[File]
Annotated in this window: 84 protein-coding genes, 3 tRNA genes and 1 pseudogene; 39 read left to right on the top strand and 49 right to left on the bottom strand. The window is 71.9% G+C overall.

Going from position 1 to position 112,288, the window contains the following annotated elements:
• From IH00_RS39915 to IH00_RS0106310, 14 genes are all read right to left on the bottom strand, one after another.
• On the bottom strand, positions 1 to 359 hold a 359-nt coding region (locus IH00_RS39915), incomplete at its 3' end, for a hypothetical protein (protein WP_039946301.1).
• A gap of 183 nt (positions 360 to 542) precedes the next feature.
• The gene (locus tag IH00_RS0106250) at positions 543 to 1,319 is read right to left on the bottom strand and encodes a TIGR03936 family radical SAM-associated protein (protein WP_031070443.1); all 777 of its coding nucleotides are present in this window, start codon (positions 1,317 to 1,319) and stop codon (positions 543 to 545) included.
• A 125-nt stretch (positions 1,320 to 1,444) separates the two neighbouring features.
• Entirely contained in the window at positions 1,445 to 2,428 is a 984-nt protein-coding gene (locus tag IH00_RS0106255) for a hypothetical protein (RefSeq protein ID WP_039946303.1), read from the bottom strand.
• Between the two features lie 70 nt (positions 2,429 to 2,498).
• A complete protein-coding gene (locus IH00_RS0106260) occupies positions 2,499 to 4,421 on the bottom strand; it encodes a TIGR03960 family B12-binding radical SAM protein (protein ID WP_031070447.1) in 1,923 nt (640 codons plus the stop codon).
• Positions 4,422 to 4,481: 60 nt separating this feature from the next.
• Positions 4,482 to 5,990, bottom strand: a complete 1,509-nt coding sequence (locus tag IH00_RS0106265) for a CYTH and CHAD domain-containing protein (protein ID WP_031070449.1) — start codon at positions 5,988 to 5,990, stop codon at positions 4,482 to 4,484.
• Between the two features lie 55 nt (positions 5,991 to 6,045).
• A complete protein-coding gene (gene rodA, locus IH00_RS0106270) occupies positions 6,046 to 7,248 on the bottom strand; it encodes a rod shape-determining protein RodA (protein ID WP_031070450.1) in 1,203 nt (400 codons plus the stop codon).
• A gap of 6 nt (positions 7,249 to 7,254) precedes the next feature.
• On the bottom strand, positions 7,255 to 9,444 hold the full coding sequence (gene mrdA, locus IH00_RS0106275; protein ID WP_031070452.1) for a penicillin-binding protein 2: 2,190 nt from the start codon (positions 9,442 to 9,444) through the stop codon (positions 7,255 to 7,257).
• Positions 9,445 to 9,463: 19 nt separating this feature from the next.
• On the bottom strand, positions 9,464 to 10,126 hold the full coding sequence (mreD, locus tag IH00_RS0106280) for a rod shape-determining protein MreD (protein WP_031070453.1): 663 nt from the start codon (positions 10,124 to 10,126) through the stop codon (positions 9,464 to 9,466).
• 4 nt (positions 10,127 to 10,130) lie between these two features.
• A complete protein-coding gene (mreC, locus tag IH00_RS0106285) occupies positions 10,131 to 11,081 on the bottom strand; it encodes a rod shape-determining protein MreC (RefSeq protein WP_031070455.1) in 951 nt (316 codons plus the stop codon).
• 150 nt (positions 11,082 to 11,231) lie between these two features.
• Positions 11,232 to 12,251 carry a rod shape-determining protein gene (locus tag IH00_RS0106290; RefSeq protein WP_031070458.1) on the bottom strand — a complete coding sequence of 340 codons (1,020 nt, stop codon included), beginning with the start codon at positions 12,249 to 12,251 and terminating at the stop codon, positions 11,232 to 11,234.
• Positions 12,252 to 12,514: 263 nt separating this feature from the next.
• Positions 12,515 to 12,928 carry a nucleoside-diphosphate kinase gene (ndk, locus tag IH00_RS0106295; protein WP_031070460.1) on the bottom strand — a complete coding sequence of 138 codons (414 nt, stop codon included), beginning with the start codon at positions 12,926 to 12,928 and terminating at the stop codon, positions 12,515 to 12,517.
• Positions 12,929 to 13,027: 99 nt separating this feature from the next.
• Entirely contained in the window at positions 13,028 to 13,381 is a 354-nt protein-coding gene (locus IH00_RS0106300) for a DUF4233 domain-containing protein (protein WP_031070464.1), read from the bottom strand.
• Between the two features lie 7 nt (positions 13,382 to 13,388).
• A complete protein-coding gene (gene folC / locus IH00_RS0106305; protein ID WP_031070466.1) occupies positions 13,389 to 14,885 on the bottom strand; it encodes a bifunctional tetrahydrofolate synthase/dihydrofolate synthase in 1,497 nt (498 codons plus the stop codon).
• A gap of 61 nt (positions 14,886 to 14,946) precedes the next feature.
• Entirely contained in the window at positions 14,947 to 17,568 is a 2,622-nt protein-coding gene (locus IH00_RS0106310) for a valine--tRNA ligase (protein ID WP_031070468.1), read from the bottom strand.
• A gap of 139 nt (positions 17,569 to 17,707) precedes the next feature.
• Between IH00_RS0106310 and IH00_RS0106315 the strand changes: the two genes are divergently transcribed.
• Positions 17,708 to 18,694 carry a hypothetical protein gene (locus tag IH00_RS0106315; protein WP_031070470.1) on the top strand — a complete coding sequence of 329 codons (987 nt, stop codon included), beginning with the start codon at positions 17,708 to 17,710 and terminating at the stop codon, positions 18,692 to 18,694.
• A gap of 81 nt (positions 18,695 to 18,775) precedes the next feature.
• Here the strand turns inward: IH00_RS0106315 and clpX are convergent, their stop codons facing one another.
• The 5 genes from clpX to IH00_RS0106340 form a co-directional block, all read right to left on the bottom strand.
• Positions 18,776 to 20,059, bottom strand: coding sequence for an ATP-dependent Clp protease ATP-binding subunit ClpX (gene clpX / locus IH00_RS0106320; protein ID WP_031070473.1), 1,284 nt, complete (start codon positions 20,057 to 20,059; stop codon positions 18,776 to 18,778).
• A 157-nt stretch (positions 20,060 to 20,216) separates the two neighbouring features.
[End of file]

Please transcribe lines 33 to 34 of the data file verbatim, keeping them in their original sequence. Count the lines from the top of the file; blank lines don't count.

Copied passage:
• Positions 17,708 to 18,694 carry a hypothetical protein gene (locus tag IH00_RS0106315; protein WP_031070470.1) on the top strand — a complete coding sequence of 329 codons (987 nt, stop codon included), beginning with the start codon at positions 17,708 to 17,710 and terminating at the stop codon, positions 18,692 to 18,694.
• A gap of 81 nt (positions 18,695 to 18,775) precedes the next feature.